Barbie (the astronaut) jets off on zero-gravity flight to inspire young girls

Barbie is partnering with the European Space Agency and it’s only European female astronaut in an effort to inspire young girls to pursue careers in space and STEM (science, technology, engineering, and mathematics).

As part of an initiative called This World Space Week, a special one-of-a-kind Barbie doll modelled on Samantha Cristoforetti will go on sale across the UK and Europe.

Ms Cristoforetti, 44, will break new ground next year by becoming the first European to command the International Space Station.

She hopes the doll, which has been videoed floating at zero gravity like she will be at the space station, can inspire young people.

“As astronauts, something that we all care about is inspiring the next generation,” Ms Cristoforetti said.

“I think boys and girls, they get passionate about things because they see something intriguing because they see something funny and so maybe those images will kindle a passion in some girls’ hearts and that will be incredible.”

As part of the programme, educational resources are also being made available to spotlight different space careers, and teach primary school-aged children more about space.

Barbie’s Marketing Director for Europe and Emerging Markets Isabel Ferrer said: “With Space & STEM careers still underrepresented by women, Barbie is using its platform this World Space Week to show girls exciting and diverse roles and activity in space to inspire them to explore their limitless potential.”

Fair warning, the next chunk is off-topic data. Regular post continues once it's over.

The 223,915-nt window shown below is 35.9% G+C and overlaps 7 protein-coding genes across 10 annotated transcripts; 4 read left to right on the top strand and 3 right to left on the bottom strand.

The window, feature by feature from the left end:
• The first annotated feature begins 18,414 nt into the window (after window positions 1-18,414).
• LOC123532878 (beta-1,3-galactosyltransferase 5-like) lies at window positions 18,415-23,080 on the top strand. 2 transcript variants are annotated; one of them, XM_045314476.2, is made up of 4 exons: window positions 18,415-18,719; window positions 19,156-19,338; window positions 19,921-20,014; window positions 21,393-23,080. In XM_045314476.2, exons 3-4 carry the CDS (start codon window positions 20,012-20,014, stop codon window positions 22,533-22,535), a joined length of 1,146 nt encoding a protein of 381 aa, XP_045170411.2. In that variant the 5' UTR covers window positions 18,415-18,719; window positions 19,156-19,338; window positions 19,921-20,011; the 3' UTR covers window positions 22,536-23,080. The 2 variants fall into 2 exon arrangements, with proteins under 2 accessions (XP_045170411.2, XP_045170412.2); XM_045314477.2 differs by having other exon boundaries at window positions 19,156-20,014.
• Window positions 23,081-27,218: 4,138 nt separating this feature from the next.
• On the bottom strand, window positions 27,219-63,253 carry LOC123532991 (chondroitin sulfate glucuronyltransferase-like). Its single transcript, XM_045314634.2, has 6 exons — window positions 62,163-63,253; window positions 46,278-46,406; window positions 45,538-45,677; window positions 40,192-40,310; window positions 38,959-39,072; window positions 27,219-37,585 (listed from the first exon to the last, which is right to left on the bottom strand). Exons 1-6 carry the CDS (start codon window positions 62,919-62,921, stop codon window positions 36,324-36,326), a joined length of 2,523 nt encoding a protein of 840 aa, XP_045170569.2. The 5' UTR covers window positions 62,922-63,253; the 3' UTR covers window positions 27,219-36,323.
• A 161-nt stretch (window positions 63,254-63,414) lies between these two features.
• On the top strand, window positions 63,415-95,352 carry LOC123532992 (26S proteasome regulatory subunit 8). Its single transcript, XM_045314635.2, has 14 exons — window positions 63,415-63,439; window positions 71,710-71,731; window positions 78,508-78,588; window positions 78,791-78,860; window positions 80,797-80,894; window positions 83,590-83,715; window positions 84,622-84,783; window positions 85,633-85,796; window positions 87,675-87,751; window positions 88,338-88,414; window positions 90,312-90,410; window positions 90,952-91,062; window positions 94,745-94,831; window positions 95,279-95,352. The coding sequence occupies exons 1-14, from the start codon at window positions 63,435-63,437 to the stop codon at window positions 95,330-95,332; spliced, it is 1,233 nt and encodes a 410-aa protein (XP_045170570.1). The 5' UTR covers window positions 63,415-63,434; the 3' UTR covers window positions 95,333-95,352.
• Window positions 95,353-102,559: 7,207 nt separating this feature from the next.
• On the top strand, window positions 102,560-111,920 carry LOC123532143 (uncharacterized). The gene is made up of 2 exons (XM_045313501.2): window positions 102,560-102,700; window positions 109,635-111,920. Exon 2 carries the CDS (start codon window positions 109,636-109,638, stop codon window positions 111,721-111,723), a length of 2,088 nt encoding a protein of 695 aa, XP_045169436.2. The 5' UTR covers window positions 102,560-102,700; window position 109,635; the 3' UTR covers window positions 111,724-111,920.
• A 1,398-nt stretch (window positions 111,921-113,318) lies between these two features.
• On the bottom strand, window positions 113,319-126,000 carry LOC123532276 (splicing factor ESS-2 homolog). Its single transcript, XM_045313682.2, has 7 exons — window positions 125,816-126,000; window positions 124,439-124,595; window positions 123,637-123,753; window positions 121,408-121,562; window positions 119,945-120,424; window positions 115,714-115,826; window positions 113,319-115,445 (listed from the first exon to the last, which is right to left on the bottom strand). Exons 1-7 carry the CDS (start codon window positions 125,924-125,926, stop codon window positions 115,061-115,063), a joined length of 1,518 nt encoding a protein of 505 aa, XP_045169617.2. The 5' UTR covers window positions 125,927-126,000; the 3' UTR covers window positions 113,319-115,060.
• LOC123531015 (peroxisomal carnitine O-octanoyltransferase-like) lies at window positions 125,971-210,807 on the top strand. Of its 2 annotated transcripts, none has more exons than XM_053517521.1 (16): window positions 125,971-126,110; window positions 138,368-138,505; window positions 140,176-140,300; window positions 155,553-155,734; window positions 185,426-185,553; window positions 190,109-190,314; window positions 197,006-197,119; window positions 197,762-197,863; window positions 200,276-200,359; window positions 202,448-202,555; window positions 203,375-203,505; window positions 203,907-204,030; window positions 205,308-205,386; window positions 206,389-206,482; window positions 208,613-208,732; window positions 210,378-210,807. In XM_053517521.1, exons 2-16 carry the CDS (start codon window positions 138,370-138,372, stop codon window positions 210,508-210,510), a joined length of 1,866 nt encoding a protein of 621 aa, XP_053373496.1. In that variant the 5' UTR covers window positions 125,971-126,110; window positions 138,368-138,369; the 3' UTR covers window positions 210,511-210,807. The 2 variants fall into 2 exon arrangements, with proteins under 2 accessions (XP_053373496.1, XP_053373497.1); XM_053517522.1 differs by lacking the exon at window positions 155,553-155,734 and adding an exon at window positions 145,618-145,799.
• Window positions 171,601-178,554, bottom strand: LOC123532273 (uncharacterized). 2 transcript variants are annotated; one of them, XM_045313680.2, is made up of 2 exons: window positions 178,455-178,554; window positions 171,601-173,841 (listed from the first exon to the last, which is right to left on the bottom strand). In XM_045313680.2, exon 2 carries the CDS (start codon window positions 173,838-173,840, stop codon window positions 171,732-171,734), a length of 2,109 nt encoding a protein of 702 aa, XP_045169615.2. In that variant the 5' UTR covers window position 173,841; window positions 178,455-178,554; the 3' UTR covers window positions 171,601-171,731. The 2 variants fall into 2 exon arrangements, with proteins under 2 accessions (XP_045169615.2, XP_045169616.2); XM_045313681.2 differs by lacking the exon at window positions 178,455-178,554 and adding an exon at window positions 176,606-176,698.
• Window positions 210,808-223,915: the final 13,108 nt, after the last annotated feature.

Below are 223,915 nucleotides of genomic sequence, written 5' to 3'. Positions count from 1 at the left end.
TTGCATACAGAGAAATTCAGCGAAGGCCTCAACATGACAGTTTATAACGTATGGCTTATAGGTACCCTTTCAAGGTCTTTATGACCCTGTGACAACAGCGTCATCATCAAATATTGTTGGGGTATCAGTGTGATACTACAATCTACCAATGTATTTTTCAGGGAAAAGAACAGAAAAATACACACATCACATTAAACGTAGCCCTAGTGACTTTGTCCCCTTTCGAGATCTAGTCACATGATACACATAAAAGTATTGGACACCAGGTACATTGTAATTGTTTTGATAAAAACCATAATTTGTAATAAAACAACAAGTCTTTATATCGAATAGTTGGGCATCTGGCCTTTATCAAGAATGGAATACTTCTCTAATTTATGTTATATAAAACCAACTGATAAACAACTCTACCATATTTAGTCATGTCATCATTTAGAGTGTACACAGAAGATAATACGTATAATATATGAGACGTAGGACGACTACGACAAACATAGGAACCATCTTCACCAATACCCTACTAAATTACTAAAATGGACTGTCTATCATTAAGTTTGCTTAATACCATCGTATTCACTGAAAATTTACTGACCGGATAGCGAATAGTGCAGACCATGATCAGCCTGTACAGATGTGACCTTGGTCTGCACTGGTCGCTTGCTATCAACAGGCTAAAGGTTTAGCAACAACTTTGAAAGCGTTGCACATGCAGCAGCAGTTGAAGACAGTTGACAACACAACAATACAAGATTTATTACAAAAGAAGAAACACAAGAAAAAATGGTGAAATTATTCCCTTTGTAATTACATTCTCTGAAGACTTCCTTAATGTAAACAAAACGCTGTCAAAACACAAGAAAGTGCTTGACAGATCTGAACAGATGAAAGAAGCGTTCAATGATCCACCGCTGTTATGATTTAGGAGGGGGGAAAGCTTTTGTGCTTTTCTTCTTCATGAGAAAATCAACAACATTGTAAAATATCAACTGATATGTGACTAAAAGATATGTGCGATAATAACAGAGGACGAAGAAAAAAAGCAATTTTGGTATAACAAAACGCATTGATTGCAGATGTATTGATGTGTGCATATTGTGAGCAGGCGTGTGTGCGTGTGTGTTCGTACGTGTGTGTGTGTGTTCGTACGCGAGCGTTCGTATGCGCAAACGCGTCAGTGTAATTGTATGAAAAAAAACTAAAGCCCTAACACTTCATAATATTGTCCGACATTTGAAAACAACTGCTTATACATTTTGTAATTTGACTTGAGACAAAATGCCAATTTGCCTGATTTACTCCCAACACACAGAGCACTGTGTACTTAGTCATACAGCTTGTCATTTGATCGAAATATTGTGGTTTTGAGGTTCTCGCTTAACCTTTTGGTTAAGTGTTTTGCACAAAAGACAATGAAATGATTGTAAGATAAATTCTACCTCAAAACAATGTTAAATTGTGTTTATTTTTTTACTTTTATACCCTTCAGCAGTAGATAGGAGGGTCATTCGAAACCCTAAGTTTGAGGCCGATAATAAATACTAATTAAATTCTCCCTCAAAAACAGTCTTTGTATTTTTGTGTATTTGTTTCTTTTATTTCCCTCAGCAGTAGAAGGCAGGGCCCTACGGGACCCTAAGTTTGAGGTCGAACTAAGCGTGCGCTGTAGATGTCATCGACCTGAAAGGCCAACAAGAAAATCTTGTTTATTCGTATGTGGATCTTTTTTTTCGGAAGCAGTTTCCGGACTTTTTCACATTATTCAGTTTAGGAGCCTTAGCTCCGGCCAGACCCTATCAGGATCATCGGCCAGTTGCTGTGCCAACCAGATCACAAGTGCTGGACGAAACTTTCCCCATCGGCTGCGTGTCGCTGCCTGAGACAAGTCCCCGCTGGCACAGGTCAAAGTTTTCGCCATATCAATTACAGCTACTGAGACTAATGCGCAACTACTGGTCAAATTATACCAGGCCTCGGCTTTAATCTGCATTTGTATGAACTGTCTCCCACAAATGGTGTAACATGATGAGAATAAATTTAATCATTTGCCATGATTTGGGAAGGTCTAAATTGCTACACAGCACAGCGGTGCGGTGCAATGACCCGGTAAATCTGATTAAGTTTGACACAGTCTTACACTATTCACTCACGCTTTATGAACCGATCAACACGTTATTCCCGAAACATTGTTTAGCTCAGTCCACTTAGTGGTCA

This scheme isn’t just aimed at aspiring astronauts though. It is also focused on potential engineers and space scientists like Dr Nicol Caplin.

As a Deep Space Exploration Scientist in the Human and Robotic Exploration Directorate, she works on a number of astrobiology experiments destined for the International Space Station.

Dr Caplin, who has noticed a lack of gender diversity in not just space but STEM careers more broadly, said young girls seeing the doll could be “extremely powerful”.

“I think it’s quite difficult to be what you can’t see and so to imagine yourself as a Barbie doll floating through space. Maybe that could have some spark and could really inspire some girls to put on a space suit and to go into space themselves one day.”

Dr Caplin, who joined the ESA as a research fellow at the age of 28, said she believes encouraging young people is mainly about choice.

“It’s not so much about forcing girls into STEM. I think this is all about giving young girls the choice of knowing what they want to do in life and knowing what is open to them.

“It’s all what the child enjoys and if it happens to be science, I’m all for that and that should be encouraged. Maybe this toy could help that.”

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